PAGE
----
Asian senior father and adult son at home. Family living lifestyle.

How best to serve clients of different demographics was discussed by a panel at Advocis’s annual symposium in Toronto on Tuesday.

With younger clients facing challenges unique to their generation — including part-time work, greater educational requirements for entry-level jobs, higher housing and education costs, and debt — advisors might have to get creative with planning, said panellist Shannon Lee Simmons, a fee-only planner and founder of the New School of Finance.

For example, Simmons said some younger clients who are self-employed and have a variable cash flow have had negative experiences with traditional advisors because they were unable to conform to the expectation of monthly saving.

To capture these clients, Simmons recommended advisors “ditch the pitch” and focus on finding a strategy that works for the client. Millennials want an advisory relationship, but they want it “with somebody who they feel understands what they’re going through,” she said.

Another issue to explore with younger clients is homeownership.

“There’s a huge bias to still buy real estate” instead of considering investing in the markets, Simmons said. Renting while building up TFSAs or RRSPs might be a better strategy for some clients, she said.

Panellist Kevin Wark, managing partner at Integrated Estate Solutions and tax advisor to the Conference for Advanced Life Underwriting, said he approaches the younger generation through their parents, who often want to help their children with financial support in the present, not only through the estate.

He supports that desire by facilitating family discussions about wealth transfer and providing the younger generation with education about basic financial tools. For example, even younger clients need wills, he said.

For clients at midlife facing planning challenges due to, for example, increased longevity and a less predictable job market, Simmons suggested more frequent modular planning. Such planning would allow advisors to have a high impact on clients because annual meetings could focus on planning, not solely on performance, she said.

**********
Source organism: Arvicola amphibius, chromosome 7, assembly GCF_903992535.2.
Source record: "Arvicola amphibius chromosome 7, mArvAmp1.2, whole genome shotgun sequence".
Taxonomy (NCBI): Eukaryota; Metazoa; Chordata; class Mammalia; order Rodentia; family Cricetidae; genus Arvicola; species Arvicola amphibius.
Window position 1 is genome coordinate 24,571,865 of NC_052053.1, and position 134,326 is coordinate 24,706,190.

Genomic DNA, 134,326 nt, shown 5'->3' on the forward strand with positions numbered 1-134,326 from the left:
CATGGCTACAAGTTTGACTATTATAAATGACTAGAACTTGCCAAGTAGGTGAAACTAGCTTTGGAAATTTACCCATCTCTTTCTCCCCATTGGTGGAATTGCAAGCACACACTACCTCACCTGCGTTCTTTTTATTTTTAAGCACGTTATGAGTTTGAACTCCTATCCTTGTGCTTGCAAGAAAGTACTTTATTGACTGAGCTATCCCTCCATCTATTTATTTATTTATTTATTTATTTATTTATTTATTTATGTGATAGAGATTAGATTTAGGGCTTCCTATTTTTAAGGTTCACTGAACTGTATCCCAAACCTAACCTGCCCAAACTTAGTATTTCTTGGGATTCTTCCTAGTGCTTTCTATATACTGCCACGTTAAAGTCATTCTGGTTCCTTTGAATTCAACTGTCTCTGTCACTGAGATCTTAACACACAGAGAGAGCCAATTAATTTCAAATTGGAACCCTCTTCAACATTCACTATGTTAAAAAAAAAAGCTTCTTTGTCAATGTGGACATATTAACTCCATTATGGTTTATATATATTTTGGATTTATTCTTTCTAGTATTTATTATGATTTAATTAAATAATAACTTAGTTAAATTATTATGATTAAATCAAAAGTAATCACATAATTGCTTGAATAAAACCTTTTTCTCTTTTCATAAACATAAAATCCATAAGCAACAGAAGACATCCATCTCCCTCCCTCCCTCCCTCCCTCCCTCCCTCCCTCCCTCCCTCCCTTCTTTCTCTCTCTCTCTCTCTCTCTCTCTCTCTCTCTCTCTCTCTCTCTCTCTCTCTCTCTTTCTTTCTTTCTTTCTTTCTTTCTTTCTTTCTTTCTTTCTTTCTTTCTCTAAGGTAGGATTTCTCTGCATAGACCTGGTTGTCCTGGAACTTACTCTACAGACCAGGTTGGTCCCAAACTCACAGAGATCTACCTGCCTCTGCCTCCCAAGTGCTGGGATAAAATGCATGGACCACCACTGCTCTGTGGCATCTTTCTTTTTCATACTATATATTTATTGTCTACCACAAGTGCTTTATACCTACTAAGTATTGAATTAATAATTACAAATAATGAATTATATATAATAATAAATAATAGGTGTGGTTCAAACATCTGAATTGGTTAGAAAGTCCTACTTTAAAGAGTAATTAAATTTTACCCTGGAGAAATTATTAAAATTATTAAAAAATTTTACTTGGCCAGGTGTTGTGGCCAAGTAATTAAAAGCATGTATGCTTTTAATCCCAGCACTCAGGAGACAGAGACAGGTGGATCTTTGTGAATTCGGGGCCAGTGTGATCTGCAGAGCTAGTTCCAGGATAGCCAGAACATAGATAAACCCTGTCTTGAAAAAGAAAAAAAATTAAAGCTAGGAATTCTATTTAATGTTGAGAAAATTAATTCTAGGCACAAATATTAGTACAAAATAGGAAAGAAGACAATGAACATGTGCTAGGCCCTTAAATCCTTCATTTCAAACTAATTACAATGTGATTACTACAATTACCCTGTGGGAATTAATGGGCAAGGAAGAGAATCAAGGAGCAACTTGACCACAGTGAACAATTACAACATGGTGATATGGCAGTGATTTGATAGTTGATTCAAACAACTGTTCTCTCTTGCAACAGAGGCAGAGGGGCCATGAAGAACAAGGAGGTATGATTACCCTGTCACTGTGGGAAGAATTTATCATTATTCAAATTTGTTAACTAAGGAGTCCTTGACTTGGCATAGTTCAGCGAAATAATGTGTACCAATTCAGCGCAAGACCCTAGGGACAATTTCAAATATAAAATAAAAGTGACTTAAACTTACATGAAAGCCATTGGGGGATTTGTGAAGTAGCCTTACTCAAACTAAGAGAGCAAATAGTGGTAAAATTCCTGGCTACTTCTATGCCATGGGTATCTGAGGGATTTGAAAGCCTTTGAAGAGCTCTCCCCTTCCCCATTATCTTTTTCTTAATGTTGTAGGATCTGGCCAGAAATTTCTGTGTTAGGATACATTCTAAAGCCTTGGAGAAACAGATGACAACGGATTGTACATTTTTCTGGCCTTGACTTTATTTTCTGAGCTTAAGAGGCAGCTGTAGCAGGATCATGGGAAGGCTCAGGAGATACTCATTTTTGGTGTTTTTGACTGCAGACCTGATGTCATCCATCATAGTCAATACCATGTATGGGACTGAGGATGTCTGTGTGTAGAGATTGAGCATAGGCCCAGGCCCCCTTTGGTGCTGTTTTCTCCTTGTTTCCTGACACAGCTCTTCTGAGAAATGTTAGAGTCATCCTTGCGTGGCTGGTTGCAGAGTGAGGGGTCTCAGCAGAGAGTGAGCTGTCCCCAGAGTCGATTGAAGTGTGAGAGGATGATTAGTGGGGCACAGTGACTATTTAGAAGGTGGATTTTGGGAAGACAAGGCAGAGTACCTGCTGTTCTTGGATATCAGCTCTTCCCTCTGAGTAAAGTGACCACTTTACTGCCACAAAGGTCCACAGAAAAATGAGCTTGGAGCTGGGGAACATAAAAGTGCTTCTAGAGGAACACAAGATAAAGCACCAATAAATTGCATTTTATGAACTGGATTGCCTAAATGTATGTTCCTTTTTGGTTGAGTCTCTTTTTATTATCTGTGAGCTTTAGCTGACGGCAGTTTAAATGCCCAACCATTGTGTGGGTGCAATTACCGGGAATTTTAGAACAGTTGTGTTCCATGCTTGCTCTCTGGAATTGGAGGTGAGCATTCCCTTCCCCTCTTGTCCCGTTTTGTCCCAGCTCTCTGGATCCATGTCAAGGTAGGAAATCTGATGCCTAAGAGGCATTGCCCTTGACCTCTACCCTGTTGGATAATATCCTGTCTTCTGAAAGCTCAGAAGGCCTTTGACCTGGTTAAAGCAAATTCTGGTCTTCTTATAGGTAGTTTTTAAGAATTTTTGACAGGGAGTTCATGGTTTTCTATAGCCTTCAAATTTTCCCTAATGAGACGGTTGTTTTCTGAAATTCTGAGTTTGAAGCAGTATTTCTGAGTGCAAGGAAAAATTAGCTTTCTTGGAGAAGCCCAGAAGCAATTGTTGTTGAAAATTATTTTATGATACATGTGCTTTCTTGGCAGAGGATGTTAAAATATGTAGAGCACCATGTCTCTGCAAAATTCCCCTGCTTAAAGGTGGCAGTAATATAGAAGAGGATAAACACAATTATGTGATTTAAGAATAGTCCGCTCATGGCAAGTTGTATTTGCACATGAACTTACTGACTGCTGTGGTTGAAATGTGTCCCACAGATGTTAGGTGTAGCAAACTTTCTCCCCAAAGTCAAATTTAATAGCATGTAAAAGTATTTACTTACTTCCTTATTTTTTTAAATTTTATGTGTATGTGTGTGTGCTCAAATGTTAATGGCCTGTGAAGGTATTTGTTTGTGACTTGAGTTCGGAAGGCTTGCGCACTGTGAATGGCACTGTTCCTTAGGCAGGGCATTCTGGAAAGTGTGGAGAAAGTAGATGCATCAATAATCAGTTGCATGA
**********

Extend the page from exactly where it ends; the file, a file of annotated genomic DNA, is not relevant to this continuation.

Serving seniors

Rick Hancox, CEO at the Financial and Consumer Services Commission of New Brunswick, said advisors should be sensitive to how elderly clients can be negatively affected if client meetings are scheduled at inopportune times that disrupt the client’s schedule. Also, elderly clients can be distracted if they haven’t been told where the washroom is located.

Handling these issues is important so that advisors can be more attuned to whether certain client behaviour, such as confusion, is attributable to dementia.

Simmons said that ensuring clients have wills and powers of attorney is an essential early step that advisors can put in place to help plan for potential incapacity.

Conversation is also required. Advisors can be afraid to talk about capacity with clients because they don’t want to insult them, Simmons said. One way to start the conversation is by describing to clients any observed behaviour that’s concerning, and asking the client if they’re OK.

Advisors can also ask clients if they want to meet with their power of attorney or a family member present to discuss actions to take in the event of incapacity, she said.

Another topic of discussion was identifying signs of financial abuse, such as unexplained withdrawals from accounts or insurance policies, influence from a third party or a change of mailing address. To help confirm abuse, an advisor can meet with a client alone and ask open-ended questions about what’s happening in the client’s life and the purpose of the withdrawn funds, Wark said.

New Brunswick’s regulator has offered helpful questions, including asking clients if they run out of money at month’s end or have worries about recent financial decisions.

With no clear definitions of financial abuse and thus no mandates to deal with it, reporting financial abuse can be difficult, Hancox said. In New Brunswick, “we’ve been working on definitions and reporting mechanisms,” as well as safe harbour for advisors, he said. Establishing trusted contact persons and placing temporary holds on accounts are options available to advisors.